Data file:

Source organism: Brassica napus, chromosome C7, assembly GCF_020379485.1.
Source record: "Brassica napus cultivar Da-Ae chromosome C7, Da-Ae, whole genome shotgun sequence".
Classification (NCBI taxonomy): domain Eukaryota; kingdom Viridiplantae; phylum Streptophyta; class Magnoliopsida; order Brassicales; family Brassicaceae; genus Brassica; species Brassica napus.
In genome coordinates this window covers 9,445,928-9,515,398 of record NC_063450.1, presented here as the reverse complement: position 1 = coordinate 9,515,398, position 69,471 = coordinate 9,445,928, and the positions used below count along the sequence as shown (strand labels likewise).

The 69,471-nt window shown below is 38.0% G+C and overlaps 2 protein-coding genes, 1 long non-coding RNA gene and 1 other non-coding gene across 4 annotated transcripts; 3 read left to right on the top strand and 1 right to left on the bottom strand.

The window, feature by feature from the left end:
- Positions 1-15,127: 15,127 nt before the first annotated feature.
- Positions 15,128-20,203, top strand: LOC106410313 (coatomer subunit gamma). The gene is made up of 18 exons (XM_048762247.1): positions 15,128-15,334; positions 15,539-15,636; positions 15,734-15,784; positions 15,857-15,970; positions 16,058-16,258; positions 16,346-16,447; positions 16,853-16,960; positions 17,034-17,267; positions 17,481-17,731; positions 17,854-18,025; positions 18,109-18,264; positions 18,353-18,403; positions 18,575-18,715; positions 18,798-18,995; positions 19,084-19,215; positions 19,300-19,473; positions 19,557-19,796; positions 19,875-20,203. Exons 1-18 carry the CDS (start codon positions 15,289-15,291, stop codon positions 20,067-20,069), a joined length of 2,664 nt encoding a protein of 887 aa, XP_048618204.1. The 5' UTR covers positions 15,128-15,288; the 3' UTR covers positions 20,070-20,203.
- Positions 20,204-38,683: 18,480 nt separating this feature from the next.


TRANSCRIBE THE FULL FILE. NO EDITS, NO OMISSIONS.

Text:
Source organism: Brassica napus, chromosome C7, assembly GCF_020379485.1.
Source record: "Brassica napus cultivar Da-Ae chromosome C7, Da-Ae, whole genome shotgun sequence".
Classification (NCBI taxonomy): domain Eukaryota; kingdom Viridiplantae; phylum Streptophyta; class Magnoliopsida; order Brassicales; family Brassicaceae; genus Brassica; species Brassica napus.
In genome coordinates this window covers 9,445,928-9,515,398 of record NC_063450.1, presented here as the reverse complement: position 1 = coordinate 9,515,398, position 69,471 = coordinate 9,445,928, and the positions used below count along the sequence as shown (strand labels likewise).

The 69,471-nt window shown below is 38.0% G+C and overlaps 2 protein-coding genes, 1 long non-coding RNA gene and 1 other non-coding gene across 4 annotated transcripts; 3 read left to right on the top strand and 1 right to left on the bottom strand.

The window, feature by feature from the left end:
- Positions 1-15,127: 15,127 nt before the first annotated feature.
- Positions 15,128-20,203, top strand: LOC106410313 (coatomer subunit gamma). The gene is made up of 18 exons (XM_048762247.1): positions 15,128-15,334; positions 15,539-15,636; positions 15,734-15,784; positions 15,857-15,970; positions 16,058-16,258; positions 16,346-16,447; positions 16,853-16,960; positions 17,034-17,267; positions 17,481-17,731; positions 17,854-18,025; positions 18,109-18,264; positions 18,353-18,403; positions 18,575-18,715; positions 18,798-18,995; positions 19,084-19,215; positions 19,300-19,473; positions 19,557-19,796; positions 19,875-20,203. Exons 1-18 carry the CDS (start codon positions 15,289-15,291, stop codon positions 20,067-20,069), a joined length of 2,664 nt encoding a protein of 887 aa, XP_048618204.1. The 5' UTR covers positions 15,128-15,288; the 3' UTR covers positions 20,070-20,203.
- Positions 20,204-38,683: 18,480 nt separating this feature from the next.